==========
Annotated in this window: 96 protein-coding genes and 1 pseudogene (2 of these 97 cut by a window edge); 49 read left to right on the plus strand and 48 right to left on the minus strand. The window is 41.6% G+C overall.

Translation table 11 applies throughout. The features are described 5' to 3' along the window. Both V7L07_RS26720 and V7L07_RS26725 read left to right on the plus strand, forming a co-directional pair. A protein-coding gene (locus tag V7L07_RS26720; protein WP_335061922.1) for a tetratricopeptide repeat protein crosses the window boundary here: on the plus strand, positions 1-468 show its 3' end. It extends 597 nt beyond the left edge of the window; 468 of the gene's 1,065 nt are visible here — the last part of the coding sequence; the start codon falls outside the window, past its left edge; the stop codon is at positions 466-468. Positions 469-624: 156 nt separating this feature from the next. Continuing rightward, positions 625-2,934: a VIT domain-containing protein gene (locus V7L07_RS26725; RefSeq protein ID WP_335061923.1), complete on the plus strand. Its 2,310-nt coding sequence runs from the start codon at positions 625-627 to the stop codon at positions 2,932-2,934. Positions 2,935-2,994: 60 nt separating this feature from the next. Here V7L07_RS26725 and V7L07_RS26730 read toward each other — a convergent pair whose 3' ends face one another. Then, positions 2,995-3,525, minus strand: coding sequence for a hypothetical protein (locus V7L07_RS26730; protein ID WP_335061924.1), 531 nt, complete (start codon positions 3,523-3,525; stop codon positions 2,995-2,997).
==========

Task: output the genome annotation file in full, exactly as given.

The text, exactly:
Annotated in this window: 96 protein-coding genes and 1 pseudogene (2 of these 97 cut by a window edge); 49 read left to right on the plus strand and 48 right to left on the minus strand. The window is 41.6% G+C overall.

Translation table 11 applies throughout. The features are described 5' to 3' along the window. Both V7L07_RS26720 and V7L07_RS26725 read left to right on the plus strand, forming a co-directional pair. A protein-coding gene (locus tag V7L07_RS26720; protein WP_335061922.1) for a tetratricopeptide repeat protein crosses the window boundary here: on the plus strand, positions 1-468 show its 3' end. It extends 597 nt beyond the left edge of the window; 468 of the gene's 1,065 nt are visible here — the last part of the coding sequence; the start codon falls outside the window, past its left edge; the stop codon is at positions 466-468. Positions 469-624: 156 nt separating this feature from the next. Continuing rightward, positions 625-2,934: a VIT domain-containing protein gene (locus V7L07_RS26725; RefSeq protein ID WP_335061923.1), complete on the plus strand. Its 2,310-nt coding sequence runs from the start codon at positions 625-627 to the stop codon at positions 2,932-2,934. Positions 2,935-2,994: 60 nt separating this feature from the next. Here V7L07_RS26725 and V7L07_RS26730 read toward each other — a convergent pair whose 3' ends face one another. Then, positions 2,995-3,525, minus strand: coding sequence for a hypothetical protein (locus V7L07_RS26730; protein ID WP_335061924.1), 531 nt, complete (start codon positions 3,523-3,525; stop codon positions 2,995-2,997).